Before the area was named the AIDS Memorial Grove in the 1990’s, San Franciscans knew the wooded grove as DeLaveaga Dell. To Leef Smith, the area held special memories because his father was a city gardener who took care of the city’s parks. In today’s San Francisco Diaries podcast episode, Leef shares his childhood memories of growing up in San Francisco as the family of a city gardener, and how his childhood and this beautiful garden change when the AIDS crisis hit San Francisco.
Leef spent his childhood in DeLaveaga Dell playing with other children, wearing his mom’s homemade costumes and celebrating birthdays and other occasions there. As he was coming of age during a tumultuous in San Francisco, he recalls how a teacher came out to his class, and how DeLaveaga Dell became a symbol of the times to come.
Leef kindly shared some of his childhood photos from De Laveaga Dell with us. Do you have stories of San Francisco during this time period? We want to know! Share your stories with us at firstname.lastname@example.org.
Want to hear more stories like this live? We are having two events this fall: a live podcast recording at the Betabrand Podcast Theater on Thursday, Oct. 3, and our Muni Diaries Live fall show at Rickshaw Stop on Saturday, Nov. 2. Tickets are on sale now!
I can’t think of how many times I’ve thought of a witty comeback too late, especially when someone behaves badly in public. But have you ever imagined what it would be like if you actually said what you wanted to say in that moment? Storyteller Justina Wu shares a story of an encounter when she spoke her mind in the moment, with some surprising results.
Our previous episode featured Smiley Poswolsky, a self-described Millennial workplace expert who quit his stuffy Washington, D.C. job to become a writer in San Francisco. His story about personal growth and change, with NOPA/Western Addition in a prominent guest-starring role, really got our listeners talking more broadly about the state of our city—a hot topic lately.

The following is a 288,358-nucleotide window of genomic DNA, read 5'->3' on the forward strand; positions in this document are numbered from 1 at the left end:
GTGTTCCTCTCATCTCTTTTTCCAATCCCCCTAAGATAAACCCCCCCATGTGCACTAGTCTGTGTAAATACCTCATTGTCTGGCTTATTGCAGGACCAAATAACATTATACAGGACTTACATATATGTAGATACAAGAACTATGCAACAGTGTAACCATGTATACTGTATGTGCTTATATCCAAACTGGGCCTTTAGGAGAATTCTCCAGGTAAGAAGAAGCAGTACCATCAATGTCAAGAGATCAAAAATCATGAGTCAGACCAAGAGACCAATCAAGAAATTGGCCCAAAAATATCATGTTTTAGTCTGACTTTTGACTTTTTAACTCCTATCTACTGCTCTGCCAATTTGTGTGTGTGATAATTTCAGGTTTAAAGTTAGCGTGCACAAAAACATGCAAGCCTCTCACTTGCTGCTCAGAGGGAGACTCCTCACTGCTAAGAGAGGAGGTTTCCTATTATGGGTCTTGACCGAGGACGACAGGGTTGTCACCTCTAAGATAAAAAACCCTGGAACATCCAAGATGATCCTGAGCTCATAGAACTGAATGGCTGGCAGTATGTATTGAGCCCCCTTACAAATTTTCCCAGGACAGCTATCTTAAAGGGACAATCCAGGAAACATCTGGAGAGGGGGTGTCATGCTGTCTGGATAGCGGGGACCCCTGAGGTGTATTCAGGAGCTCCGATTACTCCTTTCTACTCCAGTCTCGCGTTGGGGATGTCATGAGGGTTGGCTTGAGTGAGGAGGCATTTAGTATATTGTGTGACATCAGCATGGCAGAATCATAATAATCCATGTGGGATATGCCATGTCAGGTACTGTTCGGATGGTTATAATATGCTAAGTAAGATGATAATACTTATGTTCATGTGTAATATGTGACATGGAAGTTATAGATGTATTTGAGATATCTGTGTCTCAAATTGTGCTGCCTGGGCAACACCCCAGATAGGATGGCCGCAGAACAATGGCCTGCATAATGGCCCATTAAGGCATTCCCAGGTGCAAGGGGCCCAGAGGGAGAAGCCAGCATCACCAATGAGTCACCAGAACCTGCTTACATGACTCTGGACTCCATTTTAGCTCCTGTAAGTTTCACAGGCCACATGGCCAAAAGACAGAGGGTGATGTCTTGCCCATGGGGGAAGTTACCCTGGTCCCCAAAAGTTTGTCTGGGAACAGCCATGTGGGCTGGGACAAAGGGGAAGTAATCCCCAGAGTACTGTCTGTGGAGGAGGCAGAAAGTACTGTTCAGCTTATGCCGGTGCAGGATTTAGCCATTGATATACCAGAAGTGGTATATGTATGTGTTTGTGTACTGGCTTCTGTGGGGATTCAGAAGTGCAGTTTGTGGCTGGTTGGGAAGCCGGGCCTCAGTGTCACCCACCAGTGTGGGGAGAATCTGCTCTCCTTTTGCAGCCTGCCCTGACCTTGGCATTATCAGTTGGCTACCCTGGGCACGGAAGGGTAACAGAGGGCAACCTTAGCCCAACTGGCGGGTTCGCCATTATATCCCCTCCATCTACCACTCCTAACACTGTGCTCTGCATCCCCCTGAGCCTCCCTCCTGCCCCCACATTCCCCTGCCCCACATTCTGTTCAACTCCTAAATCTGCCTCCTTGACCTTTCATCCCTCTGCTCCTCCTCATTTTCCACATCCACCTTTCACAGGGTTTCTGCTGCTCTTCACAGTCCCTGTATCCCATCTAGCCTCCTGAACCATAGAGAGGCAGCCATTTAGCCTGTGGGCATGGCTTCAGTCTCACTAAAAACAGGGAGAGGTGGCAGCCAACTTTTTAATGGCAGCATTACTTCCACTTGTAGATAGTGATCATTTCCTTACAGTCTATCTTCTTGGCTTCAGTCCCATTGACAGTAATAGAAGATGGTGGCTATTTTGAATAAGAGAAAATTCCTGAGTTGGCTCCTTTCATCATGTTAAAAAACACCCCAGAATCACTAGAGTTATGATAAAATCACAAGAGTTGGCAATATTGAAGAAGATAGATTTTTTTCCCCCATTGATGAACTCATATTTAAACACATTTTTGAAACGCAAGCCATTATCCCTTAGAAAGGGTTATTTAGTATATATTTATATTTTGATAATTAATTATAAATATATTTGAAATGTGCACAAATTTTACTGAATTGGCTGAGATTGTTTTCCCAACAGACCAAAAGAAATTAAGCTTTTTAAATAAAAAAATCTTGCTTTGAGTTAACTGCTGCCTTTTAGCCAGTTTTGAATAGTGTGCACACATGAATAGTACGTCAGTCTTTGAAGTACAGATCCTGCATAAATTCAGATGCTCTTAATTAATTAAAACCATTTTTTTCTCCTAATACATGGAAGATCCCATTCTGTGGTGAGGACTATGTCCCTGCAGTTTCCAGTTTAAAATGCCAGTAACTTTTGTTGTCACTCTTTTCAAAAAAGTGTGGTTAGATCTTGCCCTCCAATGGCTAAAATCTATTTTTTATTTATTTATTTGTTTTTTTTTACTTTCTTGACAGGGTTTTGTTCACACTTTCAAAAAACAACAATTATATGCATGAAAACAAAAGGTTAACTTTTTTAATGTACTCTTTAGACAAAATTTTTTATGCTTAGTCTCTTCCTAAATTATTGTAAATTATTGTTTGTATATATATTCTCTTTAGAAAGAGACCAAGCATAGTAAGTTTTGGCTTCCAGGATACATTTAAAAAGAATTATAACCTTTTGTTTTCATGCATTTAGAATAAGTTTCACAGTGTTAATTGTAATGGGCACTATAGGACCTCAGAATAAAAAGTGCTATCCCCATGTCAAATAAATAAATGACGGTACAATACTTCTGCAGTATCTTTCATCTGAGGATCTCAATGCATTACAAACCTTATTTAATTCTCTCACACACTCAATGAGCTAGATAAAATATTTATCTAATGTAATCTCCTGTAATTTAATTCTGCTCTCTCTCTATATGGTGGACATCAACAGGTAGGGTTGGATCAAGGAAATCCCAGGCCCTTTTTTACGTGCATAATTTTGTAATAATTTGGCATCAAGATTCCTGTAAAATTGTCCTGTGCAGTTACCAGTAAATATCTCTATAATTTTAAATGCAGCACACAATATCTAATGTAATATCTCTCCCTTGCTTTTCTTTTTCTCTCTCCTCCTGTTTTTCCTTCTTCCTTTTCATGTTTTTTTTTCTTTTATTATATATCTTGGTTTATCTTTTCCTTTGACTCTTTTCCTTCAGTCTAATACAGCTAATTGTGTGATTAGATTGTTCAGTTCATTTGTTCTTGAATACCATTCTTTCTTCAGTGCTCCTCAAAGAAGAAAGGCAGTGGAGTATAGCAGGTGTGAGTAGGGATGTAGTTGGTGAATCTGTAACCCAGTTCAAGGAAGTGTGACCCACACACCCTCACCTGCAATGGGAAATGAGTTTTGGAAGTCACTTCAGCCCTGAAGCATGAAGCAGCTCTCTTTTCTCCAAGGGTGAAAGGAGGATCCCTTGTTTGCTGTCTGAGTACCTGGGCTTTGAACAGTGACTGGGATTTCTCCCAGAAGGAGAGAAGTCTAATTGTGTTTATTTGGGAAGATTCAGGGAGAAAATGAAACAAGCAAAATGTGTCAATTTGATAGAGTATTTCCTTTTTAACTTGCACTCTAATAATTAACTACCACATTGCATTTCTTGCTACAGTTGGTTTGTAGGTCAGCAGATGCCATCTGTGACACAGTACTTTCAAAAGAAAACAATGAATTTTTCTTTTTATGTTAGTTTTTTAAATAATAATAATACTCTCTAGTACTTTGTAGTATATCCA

For this episode, we invited Peter Hartlaub and Heather Knight from The San Francisco Chronicle, and Bernalwood blog founder Todd Lappin, to give us their take on San Francisco’s oft-discussed existential crisis, and to share their own experiences with this town we call home.
Smiley Poswolsky left his suit-wearing days behind in Washington, D.C. to start a new life as a writer in San Francisco. Today, he’s an expert on Millennials in the workplace and author of the book, The Quarter-Life Breakthrough. A few years in to his life here, he found himself realizing that some of the things he enjoyed about the city were also having a negative impact on his beloved new home. This prompts him to consider a timely question: Who has the right to define a city and what it is (or should be) all about?
This has been a hot topic as of late, even in national news. This prompted us to turn to our listeners: If you could give the city a cultural health score, what would it be and why?
With the Tales of the City show on Netflix and the Pride flags up on Market Street, we’ve got chosen family on the brain: the people you find by circumstance, often in pivotal times in your life, whom you end up keeping by choice.
On the podcast today, we have musician Colin Daly—incidentally among my own chosen family—who stopped by the studio to share a timely retelling and ode to his time at Camp Folsom: where a room in the Mission was only $300 and life lessons—about money, community, heartbreak, and learning to be a grownup—were included in the rent.
San Francisco Diaries, and our original project, Muni Diaries, are made of your stories and everyone’s experiences. Submit your own tale from the city by emailing us at email@example.com, or tag us on Twitter, Instagram, or Facebook @munidiaries.
Pic courtesy of Brandy, upper left. Colin is in the foreground, and Meghan is behind him.
Our pre-show rehearsal is a necessary part of the live storytelling game—but it’s also a nice reminder of why we’re still collecting your stories about San Francisco commute life and, since 2017, of life all over this city we call home. We call the phenomenon surprise tears, where something universally true or poignant hits us all and then the eyes get stingy and we’re rooting around in our purse for tissue.
You’re in for a treat come Saturday. Get tickets today:
Muni Diaries Live (<- tix on Eventbrite) Sat., April 6 Doors: 5:30 pm Show: 6:30-8:30 pm
The Rickshaw Stop 155 Fell St (between Van Ness and Franklin)
Also! Today, April 3, is our 11th birthday: Thanks for coming along on the ride, however unpredictable and kooky it may have been, for all these years. We’d love to celebrate with you in our new home.